The trouble is that these illustrations don’t show how the body moves, stabilises or changes. A medical view of anatomy is a book learned, two dimensional exercise in naming parts, not a way of understanding the relationships between systems and functions and certainly not a way of examining movement, lack of movement or compensation.  In short, unless you’ve done an Integral Anatomy style dissection, you only have half the story.  Holding a complete piece of tissue in your hand, all your anatomy suddenly makes sense.  It’s a game changer!

4: How does it relate to my therapy?

If you are touching the human form, then my courses will not only change the way you look at the body but also the way you touch it.  Because we drop through the layers, the dissection process we use allows you to see clearly what it is you are affecting and what tissues you are working on.

People often comment that after this class, they have a new view of how they are working and are able to understand how multiple presentations and problems can be condensed and worked on.  Instead of thinking of muscles and tissues ending or beginning or having a specific, isolated function, we start to see how things work in a tensional way.

Most therapists report that after a dissection, their results go through the roof.  They are better able to identify the origins of pain and function and treat more clearly and directly.

3: I’ve never seen a dead body before and not sure how I’ll cope.  I’d feel a bit bad about dissecting someone

The cadavers we work on are all donated by the person themselves.  They recognised that after they passed away, their body would no longer any use to them and so they gave it up.  They did this, not just so that people would be able to learn from their form, but also that other people would be helped.  The generosity of this gift cannot be underestimated and we always hold in our minds how incredibly appreciative and fortunate we are to be able to  do this work. The gift is also one that comes from the family, as they have not had a funeral or a chance to say their goodbyes, but are fulfilling the last wishes of the donor.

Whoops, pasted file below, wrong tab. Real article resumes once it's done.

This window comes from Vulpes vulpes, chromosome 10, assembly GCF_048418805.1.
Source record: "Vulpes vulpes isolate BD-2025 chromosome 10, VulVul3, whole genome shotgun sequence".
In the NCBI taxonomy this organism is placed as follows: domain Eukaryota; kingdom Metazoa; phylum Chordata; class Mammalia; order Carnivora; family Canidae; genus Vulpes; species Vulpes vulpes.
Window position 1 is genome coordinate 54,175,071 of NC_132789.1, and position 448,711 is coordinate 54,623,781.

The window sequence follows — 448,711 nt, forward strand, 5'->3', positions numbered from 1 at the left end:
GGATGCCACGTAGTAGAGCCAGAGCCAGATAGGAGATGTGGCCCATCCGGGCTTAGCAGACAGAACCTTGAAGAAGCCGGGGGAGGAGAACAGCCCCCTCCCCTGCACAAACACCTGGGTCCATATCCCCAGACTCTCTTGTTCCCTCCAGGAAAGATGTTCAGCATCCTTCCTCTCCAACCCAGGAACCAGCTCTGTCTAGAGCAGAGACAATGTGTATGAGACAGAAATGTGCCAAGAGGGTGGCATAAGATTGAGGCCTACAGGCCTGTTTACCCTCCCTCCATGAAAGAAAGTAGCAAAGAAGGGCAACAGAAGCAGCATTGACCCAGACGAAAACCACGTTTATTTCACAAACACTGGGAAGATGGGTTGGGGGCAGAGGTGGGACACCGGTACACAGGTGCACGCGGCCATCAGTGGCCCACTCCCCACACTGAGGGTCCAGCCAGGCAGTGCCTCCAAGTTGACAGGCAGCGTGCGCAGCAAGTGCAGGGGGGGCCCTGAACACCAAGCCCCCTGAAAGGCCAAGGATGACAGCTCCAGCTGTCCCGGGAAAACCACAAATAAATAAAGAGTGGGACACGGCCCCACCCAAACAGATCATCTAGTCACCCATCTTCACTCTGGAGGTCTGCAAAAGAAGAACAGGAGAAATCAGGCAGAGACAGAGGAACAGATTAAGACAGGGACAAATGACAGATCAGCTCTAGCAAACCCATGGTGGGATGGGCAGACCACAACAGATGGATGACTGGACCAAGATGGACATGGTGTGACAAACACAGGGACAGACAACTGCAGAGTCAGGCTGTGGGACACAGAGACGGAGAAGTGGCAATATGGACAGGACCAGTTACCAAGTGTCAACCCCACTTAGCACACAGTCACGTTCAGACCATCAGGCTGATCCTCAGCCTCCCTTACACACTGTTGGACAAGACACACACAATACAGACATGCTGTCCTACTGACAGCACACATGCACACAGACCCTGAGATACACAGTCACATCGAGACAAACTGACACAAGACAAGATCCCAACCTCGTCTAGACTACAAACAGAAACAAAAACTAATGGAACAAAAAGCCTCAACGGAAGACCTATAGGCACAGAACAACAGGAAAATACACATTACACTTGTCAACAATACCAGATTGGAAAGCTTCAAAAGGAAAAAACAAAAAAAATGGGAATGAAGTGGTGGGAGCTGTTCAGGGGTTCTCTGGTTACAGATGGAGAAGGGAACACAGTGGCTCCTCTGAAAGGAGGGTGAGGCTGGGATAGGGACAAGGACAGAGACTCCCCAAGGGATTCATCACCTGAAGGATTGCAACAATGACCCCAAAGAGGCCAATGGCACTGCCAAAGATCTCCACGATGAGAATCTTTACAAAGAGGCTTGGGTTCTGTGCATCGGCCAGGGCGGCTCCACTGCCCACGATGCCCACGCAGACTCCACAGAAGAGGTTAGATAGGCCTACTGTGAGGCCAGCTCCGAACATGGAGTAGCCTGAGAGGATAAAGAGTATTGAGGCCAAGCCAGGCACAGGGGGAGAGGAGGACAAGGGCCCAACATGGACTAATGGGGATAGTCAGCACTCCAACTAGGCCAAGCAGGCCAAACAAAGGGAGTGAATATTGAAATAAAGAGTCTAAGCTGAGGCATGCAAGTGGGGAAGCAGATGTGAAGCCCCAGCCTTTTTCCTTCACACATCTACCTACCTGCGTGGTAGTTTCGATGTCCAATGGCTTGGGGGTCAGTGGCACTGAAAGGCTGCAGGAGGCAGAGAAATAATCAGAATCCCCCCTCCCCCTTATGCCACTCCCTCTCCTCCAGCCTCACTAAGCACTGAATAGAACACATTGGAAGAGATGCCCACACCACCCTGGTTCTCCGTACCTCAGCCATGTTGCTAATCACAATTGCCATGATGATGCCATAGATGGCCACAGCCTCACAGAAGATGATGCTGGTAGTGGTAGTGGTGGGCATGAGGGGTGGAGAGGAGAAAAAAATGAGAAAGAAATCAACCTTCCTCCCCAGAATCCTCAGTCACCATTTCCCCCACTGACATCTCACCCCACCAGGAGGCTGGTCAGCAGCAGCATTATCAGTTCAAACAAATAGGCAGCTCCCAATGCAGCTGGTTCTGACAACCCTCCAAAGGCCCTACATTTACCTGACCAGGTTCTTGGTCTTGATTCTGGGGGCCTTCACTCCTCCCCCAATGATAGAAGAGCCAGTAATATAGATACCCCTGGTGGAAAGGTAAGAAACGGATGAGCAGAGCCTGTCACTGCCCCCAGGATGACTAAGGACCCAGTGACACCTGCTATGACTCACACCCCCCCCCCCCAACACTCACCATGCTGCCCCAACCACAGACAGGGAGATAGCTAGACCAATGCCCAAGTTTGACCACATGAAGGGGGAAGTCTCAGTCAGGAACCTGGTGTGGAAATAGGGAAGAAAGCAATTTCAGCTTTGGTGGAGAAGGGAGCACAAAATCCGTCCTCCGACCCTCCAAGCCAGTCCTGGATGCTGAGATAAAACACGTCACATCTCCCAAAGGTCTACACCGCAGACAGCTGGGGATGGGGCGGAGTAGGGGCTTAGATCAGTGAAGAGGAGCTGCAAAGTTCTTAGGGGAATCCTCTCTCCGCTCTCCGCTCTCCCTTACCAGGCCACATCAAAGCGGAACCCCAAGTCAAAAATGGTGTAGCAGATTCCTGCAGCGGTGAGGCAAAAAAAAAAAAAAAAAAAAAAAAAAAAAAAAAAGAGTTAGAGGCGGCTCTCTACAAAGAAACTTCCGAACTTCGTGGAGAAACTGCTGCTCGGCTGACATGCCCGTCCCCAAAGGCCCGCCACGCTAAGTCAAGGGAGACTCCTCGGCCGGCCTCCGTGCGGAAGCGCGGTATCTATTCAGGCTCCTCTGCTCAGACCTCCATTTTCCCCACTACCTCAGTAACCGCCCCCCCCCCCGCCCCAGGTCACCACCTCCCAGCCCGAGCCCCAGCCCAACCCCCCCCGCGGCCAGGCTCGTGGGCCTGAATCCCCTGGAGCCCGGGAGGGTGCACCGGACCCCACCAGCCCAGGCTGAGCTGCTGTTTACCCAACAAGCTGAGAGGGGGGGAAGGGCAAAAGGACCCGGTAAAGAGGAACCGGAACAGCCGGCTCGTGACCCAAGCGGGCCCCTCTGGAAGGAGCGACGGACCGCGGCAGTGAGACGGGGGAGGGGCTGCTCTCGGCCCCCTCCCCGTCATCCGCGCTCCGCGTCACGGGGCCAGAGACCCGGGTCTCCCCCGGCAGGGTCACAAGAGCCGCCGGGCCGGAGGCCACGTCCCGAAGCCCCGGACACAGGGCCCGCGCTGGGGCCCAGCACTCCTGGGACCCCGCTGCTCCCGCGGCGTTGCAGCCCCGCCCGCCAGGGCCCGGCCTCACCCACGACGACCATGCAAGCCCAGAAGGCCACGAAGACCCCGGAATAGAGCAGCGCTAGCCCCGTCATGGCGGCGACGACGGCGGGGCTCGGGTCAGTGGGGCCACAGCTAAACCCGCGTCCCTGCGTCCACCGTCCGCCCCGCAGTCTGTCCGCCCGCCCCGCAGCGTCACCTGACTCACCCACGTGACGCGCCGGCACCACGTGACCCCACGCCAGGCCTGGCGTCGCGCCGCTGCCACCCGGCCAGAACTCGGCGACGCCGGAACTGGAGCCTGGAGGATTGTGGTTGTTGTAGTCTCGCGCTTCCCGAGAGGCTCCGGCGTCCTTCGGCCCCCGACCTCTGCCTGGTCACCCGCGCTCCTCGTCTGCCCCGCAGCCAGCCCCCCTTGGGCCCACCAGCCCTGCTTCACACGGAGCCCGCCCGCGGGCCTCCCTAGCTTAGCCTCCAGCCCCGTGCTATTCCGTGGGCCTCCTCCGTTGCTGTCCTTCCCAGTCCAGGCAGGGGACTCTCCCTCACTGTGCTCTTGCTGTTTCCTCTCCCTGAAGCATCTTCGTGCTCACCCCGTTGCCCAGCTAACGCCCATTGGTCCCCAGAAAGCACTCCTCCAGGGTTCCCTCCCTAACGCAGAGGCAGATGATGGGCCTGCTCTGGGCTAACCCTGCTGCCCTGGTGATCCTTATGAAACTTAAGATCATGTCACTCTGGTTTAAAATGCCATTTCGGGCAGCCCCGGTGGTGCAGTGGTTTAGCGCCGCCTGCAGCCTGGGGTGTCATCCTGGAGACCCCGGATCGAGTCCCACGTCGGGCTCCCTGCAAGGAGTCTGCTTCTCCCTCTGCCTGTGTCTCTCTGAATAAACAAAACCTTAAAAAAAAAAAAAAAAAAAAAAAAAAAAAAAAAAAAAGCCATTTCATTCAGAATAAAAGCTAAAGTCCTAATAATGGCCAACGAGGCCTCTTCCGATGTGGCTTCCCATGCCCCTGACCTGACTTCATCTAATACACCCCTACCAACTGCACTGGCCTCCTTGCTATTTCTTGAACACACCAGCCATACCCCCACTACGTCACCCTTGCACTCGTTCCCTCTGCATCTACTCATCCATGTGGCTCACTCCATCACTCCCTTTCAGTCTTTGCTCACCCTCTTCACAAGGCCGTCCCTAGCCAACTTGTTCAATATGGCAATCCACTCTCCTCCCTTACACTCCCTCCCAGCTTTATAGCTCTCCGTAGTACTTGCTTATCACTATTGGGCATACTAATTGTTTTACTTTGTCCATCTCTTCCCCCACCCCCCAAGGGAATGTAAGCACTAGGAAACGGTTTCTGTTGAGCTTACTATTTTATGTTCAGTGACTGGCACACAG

Ultimately however this is no longer a person as such but rather the material that the person has left behind, much like their other belongings that were left behind after they died.  The lab is not a funeral home or a place of mourning, but is a chance to fulfil the last wishes of the donor and their family.  We look after that donor and it’s a great honour to be in that place.

However we do understand that the process is a challenging one and one that will ask you to look at your own body and sense of self.  You are guided carefully and sensitively into the experience and at any time can move away from the table and take some time out.

2: I might pass out…

No-one ever has!  The main reason we get light-headed in the lab is because we are standing on our feet all day.  The lab can be quite cool and for a lot of the day we are standing still and concentrating.  We encourage you to move around, not hyper extend your knees and keep hydrated.  Water is always available outside of the lab and you can take a break at any time.

We have lunch breaks and tea breaks and again you are encouraged to keep well fed and hydrated.

1: Does it smell?

The number one concern!  I’d say no, but with a couple of caveats!  The smell that people fear is one of some kind of decay and that is definitely not one that happens in these workshops or in any dissecting room I have been in.

The cadavers are fixed very soon after the time of death.  This means that a fixing solution is pushed around the circulatory system, destroying all the bacteria that cause decay. It makes the cadaver effectively sterile and no breakdown of tissue and can occur, hence no unpleasant smell.

The odour that comes off is vaguely chemical but completely harmless.  If you remember from your school days the smell of the science lab, then the dissecting room is much like this.  Half science lab, half hospital without the smell of cabbage!

Some people prefer to wear a face mask and we provide these on our longer classes, but not on the short one or two day ones.  If you want to add a dab of essential oil to the inside of this, then you are very welcome to bring some along for this purpose.